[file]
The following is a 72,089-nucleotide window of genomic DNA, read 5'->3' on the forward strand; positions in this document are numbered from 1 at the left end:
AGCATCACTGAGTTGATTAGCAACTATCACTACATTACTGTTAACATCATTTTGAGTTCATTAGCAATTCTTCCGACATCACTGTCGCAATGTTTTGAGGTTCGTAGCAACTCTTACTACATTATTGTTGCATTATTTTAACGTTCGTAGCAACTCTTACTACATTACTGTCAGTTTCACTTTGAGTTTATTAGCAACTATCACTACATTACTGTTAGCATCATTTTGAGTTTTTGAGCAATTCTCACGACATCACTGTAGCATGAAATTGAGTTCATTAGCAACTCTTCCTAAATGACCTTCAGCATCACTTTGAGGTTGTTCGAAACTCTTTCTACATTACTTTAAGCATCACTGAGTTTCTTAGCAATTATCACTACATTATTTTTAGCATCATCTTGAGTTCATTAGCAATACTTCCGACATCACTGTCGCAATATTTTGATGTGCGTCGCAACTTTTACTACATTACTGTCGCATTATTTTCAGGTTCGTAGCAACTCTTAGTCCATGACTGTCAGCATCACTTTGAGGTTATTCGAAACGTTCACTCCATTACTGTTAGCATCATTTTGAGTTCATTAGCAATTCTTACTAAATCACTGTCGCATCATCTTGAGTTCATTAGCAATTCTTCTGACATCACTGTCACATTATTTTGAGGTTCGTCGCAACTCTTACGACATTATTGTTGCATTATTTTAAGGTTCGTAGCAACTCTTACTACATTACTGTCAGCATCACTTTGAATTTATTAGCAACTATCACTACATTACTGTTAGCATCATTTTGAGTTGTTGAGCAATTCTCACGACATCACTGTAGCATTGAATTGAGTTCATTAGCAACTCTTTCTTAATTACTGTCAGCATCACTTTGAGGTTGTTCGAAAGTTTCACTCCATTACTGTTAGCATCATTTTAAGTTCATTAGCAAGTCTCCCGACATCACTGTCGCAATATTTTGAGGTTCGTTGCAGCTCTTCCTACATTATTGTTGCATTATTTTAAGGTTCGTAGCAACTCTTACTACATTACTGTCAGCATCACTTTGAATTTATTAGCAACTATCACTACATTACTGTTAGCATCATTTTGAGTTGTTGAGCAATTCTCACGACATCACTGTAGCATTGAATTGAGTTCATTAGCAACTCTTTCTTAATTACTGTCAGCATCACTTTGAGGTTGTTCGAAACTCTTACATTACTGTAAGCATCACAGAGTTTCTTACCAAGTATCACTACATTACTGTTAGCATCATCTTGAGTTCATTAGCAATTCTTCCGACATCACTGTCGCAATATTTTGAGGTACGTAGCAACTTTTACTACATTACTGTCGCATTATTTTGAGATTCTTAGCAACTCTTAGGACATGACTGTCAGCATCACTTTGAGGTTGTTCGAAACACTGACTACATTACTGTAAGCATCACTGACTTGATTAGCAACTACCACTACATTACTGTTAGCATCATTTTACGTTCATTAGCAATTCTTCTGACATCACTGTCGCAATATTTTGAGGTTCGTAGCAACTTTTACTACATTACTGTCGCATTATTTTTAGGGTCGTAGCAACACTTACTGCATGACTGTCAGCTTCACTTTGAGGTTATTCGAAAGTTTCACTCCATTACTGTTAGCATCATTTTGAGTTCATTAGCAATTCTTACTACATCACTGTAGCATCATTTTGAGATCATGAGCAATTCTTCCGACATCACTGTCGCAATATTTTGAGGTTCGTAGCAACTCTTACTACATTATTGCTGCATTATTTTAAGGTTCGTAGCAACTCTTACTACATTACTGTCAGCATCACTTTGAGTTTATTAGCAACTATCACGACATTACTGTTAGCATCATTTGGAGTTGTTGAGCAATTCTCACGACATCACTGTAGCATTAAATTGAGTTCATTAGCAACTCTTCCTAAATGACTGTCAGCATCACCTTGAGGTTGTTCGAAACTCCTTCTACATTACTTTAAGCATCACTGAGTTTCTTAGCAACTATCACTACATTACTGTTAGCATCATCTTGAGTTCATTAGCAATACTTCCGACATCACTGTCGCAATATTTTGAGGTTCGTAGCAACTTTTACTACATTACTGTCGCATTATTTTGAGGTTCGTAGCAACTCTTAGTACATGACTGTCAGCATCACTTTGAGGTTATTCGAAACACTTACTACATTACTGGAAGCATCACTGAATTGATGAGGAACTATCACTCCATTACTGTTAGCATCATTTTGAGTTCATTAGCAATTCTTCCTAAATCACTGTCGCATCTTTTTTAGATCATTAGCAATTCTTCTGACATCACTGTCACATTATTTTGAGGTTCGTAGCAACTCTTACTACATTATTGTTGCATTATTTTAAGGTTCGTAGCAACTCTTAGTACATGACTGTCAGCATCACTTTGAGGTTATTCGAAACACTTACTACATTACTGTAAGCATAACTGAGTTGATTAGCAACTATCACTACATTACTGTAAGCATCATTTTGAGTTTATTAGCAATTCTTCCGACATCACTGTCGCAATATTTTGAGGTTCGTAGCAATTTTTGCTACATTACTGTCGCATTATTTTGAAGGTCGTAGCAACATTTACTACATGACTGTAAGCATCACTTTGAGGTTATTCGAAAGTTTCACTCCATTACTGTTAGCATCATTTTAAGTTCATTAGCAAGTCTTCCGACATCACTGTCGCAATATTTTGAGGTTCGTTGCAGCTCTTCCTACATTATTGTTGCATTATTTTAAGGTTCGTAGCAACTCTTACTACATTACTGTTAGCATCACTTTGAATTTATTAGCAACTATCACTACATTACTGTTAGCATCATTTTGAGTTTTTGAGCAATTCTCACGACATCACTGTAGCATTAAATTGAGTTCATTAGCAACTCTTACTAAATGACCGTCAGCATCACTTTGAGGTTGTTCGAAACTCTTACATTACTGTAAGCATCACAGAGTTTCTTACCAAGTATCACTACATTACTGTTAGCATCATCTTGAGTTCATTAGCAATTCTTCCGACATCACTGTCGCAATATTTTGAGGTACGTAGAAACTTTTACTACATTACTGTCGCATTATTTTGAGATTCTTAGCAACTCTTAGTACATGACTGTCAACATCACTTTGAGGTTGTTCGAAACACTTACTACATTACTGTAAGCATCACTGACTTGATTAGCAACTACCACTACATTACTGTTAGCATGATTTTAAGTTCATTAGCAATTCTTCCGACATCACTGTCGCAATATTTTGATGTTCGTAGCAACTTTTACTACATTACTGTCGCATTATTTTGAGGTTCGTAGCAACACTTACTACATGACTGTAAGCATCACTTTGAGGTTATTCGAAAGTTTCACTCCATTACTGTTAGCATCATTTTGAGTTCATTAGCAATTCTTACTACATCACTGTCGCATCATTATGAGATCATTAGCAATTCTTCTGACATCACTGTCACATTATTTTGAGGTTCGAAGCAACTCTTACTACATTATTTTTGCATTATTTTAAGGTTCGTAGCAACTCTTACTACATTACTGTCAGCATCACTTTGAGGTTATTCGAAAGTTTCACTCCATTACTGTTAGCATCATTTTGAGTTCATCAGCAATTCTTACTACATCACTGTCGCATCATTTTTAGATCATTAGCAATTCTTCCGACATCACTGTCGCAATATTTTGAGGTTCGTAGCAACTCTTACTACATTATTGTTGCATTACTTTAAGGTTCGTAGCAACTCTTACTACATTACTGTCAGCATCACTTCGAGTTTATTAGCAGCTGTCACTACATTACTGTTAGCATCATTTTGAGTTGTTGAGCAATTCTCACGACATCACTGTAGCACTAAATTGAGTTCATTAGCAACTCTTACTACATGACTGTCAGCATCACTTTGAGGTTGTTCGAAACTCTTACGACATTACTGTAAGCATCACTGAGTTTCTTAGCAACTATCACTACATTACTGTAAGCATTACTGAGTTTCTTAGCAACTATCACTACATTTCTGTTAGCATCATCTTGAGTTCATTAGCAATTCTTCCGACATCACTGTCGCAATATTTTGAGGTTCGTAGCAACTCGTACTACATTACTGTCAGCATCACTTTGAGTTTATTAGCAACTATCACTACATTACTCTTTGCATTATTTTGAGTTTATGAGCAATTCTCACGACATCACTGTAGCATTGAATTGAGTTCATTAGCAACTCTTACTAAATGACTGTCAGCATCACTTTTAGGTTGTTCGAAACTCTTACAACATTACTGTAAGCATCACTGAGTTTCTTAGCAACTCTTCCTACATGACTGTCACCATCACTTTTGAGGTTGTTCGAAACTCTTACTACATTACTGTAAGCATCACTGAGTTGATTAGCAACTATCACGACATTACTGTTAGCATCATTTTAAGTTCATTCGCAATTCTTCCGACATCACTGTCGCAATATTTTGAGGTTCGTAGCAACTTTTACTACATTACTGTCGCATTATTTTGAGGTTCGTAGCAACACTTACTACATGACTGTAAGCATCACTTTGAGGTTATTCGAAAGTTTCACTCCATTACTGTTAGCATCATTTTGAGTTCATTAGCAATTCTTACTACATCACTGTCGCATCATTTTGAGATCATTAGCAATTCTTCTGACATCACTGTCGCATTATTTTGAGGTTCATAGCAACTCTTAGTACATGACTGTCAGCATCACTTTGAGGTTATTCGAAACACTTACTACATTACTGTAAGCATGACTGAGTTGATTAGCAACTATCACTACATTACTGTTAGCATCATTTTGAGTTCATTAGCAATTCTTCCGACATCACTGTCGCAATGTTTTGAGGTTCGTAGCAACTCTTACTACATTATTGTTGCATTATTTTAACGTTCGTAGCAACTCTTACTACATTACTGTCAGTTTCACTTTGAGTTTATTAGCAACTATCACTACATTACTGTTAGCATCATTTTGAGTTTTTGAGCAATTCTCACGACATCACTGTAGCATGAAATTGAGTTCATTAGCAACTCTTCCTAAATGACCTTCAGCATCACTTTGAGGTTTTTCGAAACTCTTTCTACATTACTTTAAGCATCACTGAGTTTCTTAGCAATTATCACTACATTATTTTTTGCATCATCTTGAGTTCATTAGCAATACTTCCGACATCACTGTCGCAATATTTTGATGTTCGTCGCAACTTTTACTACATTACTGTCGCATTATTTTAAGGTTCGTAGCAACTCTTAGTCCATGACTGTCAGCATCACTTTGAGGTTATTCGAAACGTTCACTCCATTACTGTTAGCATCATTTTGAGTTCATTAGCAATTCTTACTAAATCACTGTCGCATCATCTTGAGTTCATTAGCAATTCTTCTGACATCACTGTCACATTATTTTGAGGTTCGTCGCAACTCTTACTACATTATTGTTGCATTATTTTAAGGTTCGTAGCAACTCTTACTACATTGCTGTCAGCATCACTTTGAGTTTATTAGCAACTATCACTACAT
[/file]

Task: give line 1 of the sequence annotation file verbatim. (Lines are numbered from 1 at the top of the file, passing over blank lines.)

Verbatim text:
The following is a 72,089-nucleotide window of genomic DNA, read 5'->3' on the forward strand; positions in this document are numbered from 1 at the left end: